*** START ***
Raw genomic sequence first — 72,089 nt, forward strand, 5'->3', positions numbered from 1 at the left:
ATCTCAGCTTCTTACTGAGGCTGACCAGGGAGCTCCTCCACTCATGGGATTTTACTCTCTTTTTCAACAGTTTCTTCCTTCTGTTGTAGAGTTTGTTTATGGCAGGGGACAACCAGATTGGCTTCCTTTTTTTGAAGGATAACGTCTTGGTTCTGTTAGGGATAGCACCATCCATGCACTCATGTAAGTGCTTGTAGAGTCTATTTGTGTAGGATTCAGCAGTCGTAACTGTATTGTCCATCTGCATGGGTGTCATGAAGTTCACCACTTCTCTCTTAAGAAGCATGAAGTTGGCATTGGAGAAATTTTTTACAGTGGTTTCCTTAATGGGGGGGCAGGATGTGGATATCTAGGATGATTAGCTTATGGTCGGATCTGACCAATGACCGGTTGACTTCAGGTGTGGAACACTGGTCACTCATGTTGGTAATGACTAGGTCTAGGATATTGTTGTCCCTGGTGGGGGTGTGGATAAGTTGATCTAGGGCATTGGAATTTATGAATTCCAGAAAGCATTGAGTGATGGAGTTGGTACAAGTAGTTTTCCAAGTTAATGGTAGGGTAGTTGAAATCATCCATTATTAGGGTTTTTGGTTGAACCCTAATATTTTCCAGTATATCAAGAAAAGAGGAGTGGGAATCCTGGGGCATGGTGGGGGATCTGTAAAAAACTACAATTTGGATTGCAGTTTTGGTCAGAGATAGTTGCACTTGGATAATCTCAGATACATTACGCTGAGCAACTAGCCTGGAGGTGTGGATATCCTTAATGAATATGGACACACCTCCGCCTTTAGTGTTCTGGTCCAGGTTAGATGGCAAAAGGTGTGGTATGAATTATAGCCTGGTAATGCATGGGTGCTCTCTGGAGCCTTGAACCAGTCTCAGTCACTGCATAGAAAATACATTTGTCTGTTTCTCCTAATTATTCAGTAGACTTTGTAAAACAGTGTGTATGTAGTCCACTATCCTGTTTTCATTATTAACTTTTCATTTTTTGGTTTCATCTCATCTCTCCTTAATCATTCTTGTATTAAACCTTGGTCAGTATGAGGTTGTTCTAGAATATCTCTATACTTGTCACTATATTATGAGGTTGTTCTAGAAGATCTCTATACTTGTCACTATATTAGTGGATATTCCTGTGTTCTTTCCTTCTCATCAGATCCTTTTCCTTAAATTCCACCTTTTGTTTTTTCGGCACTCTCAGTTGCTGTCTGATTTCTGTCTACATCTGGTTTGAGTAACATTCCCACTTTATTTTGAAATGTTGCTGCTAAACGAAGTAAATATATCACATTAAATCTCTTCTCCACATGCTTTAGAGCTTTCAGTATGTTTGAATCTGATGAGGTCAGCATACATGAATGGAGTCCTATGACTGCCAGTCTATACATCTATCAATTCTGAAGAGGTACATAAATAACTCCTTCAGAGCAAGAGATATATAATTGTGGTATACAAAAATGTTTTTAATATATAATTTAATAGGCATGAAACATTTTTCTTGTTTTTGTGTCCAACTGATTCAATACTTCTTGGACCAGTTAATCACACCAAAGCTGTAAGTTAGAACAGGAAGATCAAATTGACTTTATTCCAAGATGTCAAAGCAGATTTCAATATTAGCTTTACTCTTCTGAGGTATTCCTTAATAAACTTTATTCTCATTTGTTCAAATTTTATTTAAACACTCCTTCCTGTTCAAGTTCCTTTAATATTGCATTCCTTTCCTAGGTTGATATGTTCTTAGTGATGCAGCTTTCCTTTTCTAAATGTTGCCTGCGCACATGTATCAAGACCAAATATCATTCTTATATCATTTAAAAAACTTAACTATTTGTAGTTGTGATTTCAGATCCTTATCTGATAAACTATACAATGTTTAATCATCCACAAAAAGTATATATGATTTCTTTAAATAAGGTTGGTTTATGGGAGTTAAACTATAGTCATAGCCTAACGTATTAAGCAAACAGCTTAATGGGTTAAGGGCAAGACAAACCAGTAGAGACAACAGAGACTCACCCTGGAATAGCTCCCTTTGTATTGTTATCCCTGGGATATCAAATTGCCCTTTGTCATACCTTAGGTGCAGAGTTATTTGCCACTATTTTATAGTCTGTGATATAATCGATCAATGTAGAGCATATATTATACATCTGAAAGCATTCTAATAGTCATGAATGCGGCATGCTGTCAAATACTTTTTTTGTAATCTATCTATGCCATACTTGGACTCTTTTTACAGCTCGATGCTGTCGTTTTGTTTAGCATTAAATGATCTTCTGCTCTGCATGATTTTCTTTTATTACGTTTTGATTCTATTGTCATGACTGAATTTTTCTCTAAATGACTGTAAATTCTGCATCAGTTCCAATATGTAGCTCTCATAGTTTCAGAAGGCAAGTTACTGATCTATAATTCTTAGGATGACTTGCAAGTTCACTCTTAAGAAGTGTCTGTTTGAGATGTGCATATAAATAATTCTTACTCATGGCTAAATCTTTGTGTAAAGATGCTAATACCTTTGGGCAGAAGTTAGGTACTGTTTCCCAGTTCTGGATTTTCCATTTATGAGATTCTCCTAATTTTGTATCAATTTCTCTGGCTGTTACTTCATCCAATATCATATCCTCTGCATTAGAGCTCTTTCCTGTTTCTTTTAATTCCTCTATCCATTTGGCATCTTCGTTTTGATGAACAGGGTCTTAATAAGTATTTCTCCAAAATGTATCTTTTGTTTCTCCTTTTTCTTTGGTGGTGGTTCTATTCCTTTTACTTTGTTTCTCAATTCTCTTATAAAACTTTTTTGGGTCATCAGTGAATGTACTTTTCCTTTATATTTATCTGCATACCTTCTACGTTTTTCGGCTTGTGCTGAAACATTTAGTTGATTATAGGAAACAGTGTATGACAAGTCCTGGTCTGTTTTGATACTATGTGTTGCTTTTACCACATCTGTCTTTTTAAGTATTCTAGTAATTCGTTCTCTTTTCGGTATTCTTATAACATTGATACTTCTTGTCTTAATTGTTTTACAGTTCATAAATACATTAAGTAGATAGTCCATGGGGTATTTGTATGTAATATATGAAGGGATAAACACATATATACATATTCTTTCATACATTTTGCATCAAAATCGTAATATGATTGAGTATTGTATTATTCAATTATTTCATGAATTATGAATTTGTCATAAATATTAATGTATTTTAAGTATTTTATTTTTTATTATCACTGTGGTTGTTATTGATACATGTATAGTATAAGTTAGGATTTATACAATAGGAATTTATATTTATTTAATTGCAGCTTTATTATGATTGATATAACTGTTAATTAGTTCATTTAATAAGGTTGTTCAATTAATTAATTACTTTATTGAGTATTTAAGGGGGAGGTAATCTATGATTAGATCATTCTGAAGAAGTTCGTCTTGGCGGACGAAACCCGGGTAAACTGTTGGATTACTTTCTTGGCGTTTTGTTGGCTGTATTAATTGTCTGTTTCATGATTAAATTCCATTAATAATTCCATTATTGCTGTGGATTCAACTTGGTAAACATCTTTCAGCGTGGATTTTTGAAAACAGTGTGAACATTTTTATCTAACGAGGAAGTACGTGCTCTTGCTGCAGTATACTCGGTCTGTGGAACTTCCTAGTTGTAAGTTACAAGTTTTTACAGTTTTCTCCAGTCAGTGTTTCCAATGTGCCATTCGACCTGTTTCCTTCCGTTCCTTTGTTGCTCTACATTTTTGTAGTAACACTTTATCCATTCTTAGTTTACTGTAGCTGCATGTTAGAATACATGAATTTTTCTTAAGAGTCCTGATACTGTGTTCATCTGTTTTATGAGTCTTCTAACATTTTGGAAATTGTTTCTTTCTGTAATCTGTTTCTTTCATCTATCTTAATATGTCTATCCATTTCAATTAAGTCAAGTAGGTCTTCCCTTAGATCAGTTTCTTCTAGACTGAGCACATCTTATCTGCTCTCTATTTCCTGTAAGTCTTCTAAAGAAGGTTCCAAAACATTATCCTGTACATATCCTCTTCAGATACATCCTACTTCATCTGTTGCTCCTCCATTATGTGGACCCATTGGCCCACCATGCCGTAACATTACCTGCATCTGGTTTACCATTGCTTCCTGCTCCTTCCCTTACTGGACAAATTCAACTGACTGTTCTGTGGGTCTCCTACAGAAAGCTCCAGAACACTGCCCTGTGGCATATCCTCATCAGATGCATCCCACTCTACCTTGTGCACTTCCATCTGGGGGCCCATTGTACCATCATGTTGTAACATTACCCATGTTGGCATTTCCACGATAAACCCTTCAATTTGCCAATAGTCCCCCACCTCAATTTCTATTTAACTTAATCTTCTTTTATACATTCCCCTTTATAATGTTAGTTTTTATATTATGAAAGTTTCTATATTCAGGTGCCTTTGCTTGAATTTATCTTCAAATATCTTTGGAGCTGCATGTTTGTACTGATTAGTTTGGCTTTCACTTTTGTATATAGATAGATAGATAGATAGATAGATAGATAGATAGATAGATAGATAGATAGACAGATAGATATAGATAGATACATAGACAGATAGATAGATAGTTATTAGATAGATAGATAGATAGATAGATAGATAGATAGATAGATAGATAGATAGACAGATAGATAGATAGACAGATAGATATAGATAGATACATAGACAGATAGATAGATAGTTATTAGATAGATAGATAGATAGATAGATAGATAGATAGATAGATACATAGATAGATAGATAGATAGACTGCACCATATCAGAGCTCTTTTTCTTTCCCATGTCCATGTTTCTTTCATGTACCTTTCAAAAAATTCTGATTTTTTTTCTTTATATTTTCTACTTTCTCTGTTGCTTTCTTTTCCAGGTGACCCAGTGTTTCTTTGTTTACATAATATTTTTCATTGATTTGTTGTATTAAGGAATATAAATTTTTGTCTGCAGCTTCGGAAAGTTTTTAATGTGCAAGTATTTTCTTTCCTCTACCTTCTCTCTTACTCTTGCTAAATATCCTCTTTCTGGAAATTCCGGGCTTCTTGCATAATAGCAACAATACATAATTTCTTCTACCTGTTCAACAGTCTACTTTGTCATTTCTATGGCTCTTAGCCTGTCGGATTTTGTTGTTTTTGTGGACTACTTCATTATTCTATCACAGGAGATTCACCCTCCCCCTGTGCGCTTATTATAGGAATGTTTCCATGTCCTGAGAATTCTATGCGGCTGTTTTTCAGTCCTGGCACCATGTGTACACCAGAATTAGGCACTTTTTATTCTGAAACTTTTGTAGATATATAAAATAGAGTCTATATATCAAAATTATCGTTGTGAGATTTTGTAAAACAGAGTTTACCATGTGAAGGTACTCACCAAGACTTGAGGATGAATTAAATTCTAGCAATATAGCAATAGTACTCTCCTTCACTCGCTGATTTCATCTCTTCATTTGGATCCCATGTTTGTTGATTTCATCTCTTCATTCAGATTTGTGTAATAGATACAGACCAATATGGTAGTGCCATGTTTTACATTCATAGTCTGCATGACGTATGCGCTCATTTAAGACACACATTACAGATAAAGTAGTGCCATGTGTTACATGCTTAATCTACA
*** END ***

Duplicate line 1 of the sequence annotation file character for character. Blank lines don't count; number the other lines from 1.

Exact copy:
Raw genomic sequence first — 72,089 nt, forward strand, 5'->3', positions numbered from 1 at the left: